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Master's Thesis Exam: Torben Esbo Agergaard

A Vaccine against Trust? An Exploration of Three Danish HPV Vaccine Critical Communities and Their Public Facebook Pages

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Wednesday 29 August 2018, at 13:15 - Tuesday 28 August 2018, at 14:30



This study examines three particular Danish groups that have articulated a critical view on the HPV-vaccine; two patient communities and one independent organisation. The analysis focuses primarily on the public Facebook pages of these groups and relies mainly upon a critical examination of the discourses used by the administrators and the users interacting with these pages. Due to fluctuating tendencies in the public debate about the vaccine, a temporal aspect is emphasized in the analysis. In Denmark the HPV-vaccine has been subject to a media coverage linking the vaccine with serious side-effects. Recently, however, the previous stages of the debate have often been refuted by journalists, authorities and experts.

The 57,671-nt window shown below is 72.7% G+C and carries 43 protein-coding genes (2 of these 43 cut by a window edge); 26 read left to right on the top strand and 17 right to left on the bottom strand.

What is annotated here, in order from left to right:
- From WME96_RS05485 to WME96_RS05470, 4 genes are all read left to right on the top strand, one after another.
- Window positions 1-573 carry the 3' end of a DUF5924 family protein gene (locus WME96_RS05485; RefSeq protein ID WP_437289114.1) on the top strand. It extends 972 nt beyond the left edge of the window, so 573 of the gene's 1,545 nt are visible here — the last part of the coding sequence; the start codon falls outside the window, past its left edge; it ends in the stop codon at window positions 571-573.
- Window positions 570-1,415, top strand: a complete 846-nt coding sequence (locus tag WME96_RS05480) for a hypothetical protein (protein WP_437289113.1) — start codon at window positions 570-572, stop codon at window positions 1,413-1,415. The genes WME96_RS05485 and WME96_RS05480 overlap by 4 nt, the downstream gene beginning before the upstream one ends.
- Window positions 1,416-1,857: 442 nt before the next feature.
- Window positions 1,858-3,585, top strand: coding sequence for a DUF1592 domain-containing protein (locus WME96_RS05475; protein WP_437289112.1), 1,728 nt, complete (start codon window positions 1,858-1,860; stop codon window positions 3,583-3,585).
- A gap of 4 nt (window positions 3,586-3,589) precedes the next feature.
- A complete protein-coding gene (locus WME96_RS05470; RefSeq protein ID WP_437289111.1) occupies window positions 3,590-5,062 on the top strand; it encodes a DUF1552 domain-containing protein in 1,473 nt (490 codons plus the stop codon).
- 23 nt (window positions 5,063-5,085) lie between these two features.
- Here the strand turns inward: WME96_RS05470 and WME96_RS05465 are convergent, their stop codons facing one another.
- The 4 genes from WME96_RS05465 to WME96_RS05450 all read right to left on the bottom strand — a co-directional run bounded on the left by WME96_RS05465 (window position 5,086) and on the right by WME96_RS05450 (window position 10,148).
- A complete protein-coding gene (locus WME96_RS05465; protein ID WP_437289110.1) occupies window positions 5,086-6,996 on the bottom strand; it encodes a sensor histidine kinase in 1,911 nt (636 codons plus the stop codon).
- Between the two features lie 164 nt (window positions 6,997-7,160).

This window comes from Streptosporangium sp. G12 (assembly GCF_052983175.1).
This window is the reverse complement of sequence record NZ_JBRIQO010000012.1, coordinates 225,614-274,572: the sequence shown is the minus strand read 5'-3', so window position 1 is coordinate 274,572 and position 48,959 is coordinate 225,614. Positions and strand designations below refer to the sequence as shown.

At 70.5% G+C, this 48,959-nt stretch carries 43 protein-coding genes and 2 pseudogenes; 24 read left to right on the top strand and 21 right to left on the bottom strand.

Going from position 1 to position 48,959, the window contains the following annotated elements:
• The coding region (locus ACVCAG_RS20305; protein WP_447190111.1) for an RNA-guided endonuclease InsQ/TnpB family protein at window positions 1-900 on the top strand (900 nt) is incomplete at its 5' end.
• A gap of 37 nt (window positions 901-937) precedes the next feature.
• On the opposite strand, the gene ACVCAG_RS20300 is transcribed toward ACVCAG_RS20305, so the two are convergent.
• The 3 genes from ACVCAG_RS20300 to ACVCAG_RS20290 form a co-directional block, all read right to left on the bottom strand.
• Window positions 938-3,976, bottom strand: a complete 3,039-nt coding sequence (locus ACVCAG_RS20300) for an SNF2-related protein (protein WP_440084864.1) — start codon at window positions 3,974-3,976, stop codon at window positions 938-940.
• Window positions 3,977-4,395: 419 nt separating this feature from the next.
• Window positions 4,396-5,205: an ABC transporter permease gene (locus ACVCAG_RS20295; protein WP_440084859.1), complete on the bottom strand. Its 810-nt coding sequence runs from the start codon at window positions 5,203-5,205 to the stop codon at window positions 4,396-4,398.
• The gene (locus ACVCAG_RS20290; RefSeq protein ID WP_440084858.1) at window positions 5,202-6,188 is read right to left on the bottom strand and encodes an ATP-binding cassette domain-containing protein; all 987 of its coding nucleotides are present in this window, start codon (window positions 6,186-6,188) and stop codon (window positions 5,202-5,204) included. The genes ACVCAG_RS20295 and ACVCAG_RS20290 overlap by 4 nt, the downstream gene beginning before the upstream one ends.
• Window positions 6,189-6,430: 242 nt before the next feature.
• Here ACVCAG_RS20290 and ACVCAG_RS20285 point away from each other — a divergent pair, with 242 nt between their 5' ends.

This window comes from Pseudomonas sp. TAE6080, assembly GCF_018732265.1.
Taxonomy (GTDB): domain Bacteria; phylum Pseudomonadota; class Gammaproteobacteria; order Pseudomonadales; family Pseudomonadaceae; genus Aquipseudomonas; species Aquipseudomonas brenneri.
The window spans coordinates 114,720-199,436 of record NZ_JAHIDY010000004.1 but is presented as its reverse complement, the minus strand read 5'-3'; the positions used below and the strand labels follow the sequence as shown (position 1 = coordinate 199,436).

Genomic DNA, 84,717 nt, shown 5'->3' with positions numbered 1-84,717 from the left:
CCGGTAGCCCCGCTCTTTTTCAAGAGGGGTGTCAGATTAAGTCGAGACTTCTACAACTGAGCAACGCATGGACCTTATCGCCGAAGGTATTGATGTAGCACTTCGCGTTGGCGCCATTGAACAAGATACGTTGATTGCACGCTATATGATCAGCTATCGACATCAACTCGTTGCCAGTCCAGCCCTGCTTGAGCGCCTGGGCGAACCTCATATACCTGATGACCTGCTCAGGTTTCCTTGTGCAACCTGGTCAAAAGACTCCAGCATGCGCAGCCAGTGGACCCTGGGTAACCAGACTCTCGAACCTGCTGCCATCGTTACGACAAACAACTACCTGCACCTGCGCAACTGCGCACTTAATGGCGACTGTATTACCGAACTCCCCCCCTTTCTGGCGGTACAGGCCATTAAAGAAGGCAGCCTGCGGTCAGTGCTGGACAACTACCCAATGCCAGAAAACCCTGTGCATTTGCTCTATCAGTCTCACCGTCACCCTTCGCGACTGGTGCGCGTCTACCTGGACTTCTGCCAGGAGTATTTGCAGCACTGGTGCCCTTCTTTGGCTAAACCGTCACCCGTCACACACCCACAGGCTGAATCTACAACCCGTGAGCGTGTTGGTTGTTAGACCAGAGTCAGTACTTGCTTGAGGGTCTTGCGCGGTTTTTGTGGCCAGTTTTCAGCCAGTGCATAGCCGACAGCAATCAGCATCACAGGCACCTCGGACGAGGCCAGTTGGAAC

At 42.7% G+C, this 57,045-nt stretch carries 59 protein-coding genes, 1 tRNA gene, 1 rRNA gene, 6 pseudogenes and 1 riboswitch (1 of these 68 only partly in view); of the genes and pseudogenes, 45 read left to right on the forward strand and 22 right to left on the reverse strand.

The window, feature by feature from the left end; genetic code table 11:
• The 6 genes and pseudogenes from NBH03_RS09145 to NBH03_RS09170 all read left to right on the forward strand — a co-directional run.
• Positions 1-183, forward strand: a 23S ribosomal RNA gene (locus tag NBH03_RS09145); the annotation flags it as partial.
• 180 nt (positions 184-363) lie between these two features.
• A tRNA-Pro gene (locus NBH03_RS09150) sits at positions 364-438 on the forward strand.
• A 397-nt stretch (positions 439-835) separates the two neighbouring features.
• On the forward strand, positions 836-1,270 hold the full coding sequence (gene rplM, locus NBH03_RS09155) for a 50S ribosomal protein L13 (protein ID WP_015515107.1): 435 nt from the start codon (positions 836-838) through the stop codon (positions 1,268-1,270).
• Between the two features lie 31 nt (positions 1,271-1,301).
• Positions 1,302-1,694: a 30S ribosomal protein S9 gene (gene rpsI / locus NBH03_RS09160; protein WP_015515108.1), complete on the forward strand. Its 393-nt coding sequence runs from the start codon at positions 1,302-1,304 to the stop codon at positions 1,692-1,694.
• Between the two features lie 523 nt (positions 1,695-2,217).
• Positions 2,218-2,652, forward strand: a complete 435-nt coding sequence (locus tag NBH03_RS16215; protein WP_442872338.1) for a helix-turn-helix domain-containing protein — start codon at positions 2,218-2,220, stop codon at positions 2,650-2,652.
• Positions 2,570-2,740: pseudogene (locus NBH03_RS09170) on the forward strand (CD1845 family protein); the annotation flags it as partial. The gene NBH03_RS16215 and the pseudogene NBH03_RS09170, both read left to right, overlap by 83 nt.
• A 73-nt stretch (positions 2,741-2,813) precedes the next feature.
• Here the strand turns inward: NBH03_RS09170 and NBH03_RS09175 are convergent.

The theoretical framework of this project draws upon various psychological and sociological theories that explain the mistrust of groups of laypeople towards the institutionalized scientific community by taking into account essential features that are closely related to the social identities of the members in these groups. The psychological theories explain the mistrust in terms of the intuitive thoughts and the beliefs and views essen-tial to the culture of such groups. The sociological theories interpret the mistrust in terms of neglected or overestimated expertise, overlooked problems and the struggle for attaining an elaborated identity.

Research in the mistrust in the HPV-vaccine in an international context has linked it with various religious beliefs and fear of the state interfering with private affairs. This study finds only little evidence suggesting that these beliefs and views have been a factor shaping the mistrust in the vaccine in Denmark. Other studies of vaccine critical views in general have connected these with an encouraging attitude towards alternative medicine and conspiracy beliefs. This study finds the encouragement of natural medicine mainly pronounced in one of the groups. The appeal to conspiracy theories varied across the groups and in one of the patient organizations it seemed to emerge over time.

The analysis of the groups shows that they episodically acted as medical experts- or meta-experts though they did not claim to possess such expertise. Though this finding might align with a conception of a post-factual society, I appeal to explain this phenomenon in terms of the social dynamics in the controversy in-stead of general societal tendencies.

Superviser: Kristian Hvidtfelt Nielsen